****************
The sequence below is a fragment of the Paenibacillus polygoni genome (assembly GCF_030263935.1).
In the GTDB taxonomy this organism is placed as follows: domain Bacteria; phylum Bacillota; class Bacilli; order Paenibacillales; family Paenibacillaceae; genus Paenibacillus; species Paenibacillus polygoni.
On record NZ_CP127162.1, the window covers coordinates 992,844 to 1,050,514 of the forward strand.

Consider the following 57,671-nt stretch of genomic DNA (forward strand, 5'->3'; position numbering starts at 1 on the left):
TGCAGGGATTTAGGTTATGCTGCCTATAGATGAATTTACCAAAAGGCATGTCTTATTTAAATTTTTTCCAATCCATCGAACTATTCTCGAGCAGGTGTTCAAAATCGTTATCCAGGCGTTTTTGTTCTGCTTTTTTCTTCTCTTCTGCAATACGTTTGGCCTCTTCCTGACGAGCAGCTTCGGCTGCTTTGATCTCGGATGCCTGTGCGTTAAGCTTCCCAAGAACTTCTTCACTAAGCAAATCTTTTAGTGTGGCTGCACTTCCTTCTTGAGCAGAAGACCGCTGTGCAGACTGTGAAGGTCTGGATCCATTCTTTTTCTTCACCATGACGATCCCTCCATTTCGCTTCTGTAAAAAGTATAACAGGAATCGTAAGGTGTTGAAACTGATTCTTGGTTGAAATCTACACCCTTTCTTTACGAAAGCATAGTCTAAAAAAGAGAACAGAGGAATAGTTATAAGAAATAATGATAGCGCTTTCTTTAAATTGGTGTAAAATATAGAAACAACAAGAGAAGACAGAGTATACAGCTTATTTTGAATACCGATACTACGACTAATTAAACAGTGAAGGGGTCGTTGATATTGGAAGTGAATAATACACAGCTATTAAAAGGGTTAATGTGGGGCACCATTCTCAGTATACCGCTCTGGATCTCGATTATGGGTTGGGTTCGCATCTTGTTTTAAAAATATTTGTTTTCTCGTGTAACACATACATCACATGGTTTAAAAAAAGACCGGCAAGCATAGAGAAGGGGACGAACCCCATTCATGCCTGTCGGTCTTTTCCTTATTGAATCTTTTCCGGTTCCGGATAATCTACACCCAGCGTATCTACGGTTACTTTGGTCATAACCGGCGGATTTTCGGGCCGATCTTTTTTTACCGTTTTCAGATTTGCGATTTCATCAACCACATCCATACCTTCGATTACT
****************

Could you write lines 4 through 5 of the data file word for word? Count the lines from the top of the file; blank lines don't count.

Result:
Consider the following 57,671-nt stretch of genomic DNA (forward strand, 5'->3'; position numbering starts at 1 on the left):
TGCAGGGATTTAGGTTATGCTGCCTATAGATGAATTTACCAAAAGGCATGTCTTATTTAAATTTTTTCCAATCCATCGAACTATTCTCGAGCAGGTGTTCAAAATCGTTATCCAGGCGTTTTTGTTCTGCTTTTTTCTTCTCTTCTGCAATACGTTTGGCCTCTTCCTGACGAGCAGCTTCGGCTGCTTTGATCTCGGATGCCTGTGCGTTAAGCTTCCCAAGAACTTCTTCACTAAGCAAATCTTTTAGTGTGGCTGCACTTCCTTCTTGAGCAGAAGACCGCTGTGCAGACTGTGAAGGTCTGGATCCATTCTTTTTCTTCACCATGACGATCCCTCCATTTCGCTTCTGTAAAAAGTATAACAGGAATCGTAAGGTGTTGAAACTGATTCTTGGTTGAAATCTACACCCTTTCTTTACGAAAGCATAGTCTAAAAAAGAGAACAGAGGAATAGTTATAAGAAATAATGATAGCGCTTTCTTTAAATTGGTGTAAAATATAGAAACAACAAGAGAAGACAGAGTATACAGCTTATTTTGAATACCGATACTACGACTAATTAAACAGTGAAGGGGTCGTTGATATTGGAAGTGAATAATACACAGCTATTAAAAGGGTTAATGTGGGGCACCATTCTCAGTATACCGCTCTGGATCTCGATTATGGGTTGGGTTCGCATCTTGTTTTAAAAATATTTGTTTTCTCGTGTAACACATACATCACATGGTTTAAAAAAAGACCGGCAAGCATAGAGAAGGGGACGAACCCCATTCATGCCTGTCGGTCTTTTCCTTATTGAATCTTTTCCGGTTCCGGATAATCTACACCCAGCGTATCTACGGTTACTTTGGTCATAACCGGCGGATTTTCGGGCCGATCTTTTTTTACCGTTTTCAGATTTGCGATTTCATCAACCACATCCATACCTTCGATTACT